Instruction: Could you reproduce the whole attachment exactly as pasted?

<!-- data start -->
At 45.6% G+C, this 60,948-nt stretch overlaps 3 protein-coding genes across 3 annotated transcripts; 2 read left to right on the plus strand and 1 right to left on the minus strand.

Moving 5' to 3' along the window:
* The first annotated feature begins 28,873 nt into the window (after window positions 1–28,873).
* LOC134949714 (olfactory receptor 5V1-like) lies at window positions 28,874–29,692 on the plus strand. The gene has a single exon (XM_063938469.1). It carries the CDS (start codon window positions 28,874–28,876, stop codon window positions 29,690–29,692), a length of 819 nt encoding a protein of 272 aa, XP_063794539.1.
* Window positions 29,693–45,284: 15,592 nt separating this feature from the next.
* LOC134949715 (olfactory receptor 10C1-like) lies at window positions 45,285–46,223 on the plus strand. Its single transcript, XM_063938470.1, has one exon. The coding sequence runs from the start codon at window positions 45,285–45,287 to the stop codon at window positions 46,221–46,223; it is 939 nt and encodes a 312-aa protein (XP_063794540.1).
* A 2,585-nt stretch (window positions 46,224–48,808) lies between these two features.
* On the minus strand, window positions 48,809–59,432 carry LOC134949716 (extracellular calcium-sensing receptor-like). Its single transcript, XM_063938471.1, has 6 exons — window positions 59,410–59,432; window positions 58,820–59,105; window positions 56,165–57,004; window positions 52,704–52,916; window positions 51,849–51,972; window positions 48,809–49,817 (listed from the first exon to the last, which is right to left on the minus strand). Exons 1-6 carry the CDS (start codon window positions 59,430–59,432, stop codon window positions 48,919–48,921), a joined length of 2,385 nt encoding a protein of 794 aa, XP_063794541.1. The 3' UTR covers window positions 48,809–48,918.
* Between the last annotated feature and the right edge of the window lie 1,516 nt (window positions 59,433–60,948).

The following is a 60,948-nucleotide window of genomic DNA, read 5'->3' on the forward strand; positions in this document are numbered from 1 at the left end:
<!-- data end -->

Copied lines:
At 45.6% G+C, this 60,948-nt stretch overlaps 3 protein-coding genes across 3 annotated transcripts; 2 read left to right on the plus strand and 1 right to left on the minus strand.

Moving 5' to 3' along the window:
* The first annotated feature begins 28,873 nt into the window (after window positions 1–28,873).
* LOC134949714 (olfactory receptor 5V1-like) lies at window positions 28,874–29,692 on the plus strand. The gene has a single exon (XM_063938469.1). It carries the CDS (start codon window positions 28,874–28,876, stop codon window positions 29,690–29,692), a length of 819 nt encoding a protein of 272 aa, XP_063794539.1.
* Window positions 29,693–45,284: 15,592 nt separating this feature from the next.
* LOC134949715 (olfactory receptor 10C1-like) lies at window positions 45,285–46,223 on the plus strand. Its single transcript, XM_063938470.1, has one exon. The coding sequence runs from the start codon at window positions 45,285–45,287 to the stop codon at window positions 46,221–46,223; it is 939 nt and encodes a 312-aa protein (XP_063794540.1).
* A 2,585-nt stretch (window positions 46,224–48,808) lies between these two features.
* On the minus strand, window positions 48,809–59,432 carry LOC134949716 (extracellular calcium-sensing receptor-like). Its single transcript, XM_063938471.1, has 6 exons — window positions 59,410–59,432; window positions 58,820–59,105; window positions 56,165–57,004; window positions 52,704–52,916; window positions 51,849–51,972; window positions 48,809–49,817 (listed from the first exon to the last, which is right to left on the minus strand). Exons 1-6 carry the CDS (start codon window positions 59,430–59,432, stop codon window positions 48,919–48,921), a joined length of 2,385 nt encoding a protein of 794 aa, XP_063794541.1. The 3' UTR covers window positions 48,809–48,918.
* Between the last annotated feature and the right edge of the window lie 1,516 nt (window positions 59,433–60,948).

The following is a 60,948-nucleotide window of genomic DNA, read 5'->3' on the forward strand; positions in this document are numbered from 1 at the left end: